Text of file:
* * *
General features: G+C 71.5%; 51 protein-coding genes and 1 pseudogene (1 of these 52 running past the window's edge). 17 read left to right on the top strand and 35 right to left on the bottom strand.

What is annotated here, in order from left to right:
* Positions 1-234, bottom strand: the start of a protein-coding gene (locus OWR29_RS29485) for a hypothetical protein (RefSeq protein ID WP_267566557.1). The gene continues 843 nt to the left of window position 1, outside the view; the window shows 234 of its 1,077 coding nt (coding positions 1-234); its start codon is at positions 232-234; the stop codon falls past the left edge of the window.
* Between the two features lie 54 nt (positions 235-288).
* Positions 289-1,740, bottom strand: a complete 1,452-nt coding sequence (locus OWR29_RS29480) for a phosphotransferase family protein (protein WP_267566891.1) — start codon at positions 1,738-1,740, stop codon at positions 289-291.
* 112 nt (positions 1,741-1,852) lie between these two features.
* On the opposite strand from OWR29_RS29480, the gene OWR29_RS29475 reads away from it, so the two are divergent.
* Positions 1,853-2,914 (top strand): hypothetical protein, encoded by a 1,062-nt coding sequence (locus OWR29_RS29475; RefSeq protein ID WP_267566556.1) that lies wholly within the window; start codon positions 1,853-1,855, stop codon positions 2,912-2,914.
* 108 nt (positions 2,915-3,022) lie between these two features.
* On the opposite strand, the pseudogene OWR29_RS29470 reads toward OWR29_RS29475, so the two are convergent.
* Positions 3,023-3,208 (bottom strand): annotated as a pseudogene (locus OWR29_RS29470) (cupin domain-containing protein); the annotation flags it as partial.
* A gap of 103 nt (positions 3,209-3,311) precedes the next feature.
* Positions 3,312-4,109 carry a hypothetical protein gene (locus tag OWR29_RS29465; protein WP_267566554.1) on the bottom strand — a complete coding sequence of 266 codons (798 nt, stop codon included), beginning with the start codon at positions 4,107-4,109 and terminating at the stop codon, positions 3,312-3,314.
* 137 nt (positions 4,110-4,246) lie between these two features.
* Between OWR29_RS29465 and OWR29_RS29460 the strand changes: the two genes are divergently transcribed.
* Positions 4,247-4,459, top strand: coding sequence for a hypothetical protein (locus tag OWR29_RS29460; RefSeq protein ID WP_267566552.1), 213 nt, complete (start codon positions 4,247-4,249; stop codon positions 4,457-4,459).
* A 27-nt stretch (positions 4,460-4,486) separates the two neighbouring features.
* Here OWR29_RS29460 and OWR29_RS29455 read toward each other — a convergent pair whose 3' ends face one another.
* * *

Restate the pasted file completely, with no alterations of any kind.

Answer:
General features: G+C 71.5%; 51 protein-coding genes and 1 pseudogene (1 of these 52 running past the window's edge). 17 read left to right on the top strand and 35 right to left on the bottom strand.

What is annotated here, in order from left to right:
* Positions 1-234, bottom strand: the start of a protein-coding gene (locus OWR29_RS29485) for a hypothetical protein (RefSeq protein ID WP_267566557.1). The gene continues 843 nt to the left of window position 1, outside the view; the window shows 234 of its 1,077 coding nt (coding positions 1-234); its start codon is at positions 232-234; the stop codon falls past the left edge of the window.
* Between the two features lie 54 nt (positions 235-288).
* Positions 289-1,740, bottom strand: a complete 1,452-nt coding sequence (locus OWR29_RS29480) for a phosphotransferase family protein (protein WP_267566891.1) — start codon at positions 1,738-1,740, stop codon at positions 289-291.
* 112 nt (positions 1,741-1,852) lie between these two features.
* On the opposite strand from OWR29_RS29480, the gene OWR29_RS29475 reads away from it, so the two are divergent.
* Positions 1,853-2,914 (top strand): hypothetical protein, encoded by a 1,062-nt coding sequence (locus OWR29_RS29475; RefSeq protein ID WP_267566556.1) that lies wholly within the window; start codon positions 1,853-1,855, stop codon positions 2,912-2,914.
* 108 nt (positions 2,915-3,022) lie between these two features.
* On the opposite strand, the pseudogene OWR29_RS29470 reads toward OWR29_RS29475, so the two are convergent.
* Positions 3,023-3,208 (bottom strand): annotated as a pseudogene (locus OWR29_RS29470) (cupin domain-containing protein); the annotation flags it as partial.
* A gap of 103 nt (positions 3,209-3,311) precedes the next feature.
* Positions 3,312-4,109 carry a hypothetical protein gene (locus tag OWR29_RS29465; protein WP_267566554.1) on the bottom strand — a complete coding sequence of 266 codons (798 nt, stop codon included), beginning with the start codon at positions 4,107-4,109 and terminating at the stop codon, positions 3,312-3,314.
* 137 nt (positions 4,110-4,246) lie between these two features.
* Between OWR29_RS29465 and OWR29_RS29460 the strand changes: the two genes are divergently transcribed.
* Positions 4,247-4,459, top strand: coding sequence for a hypothetical protein (locus tag OWR29_RS29460; RefSeq protein ID WP_267566552.1), 213 nt, complete (start codon positions 4,247-4,249; stop codon positions 4,457-4,459).
* A 27-nt stretch (positions 4,460-4,486) separates the two neighbouring features.
* Here OWR29_RS29460 and OWR29_RS29455 read toward each other — a convergent pair whose 3' ends face one another.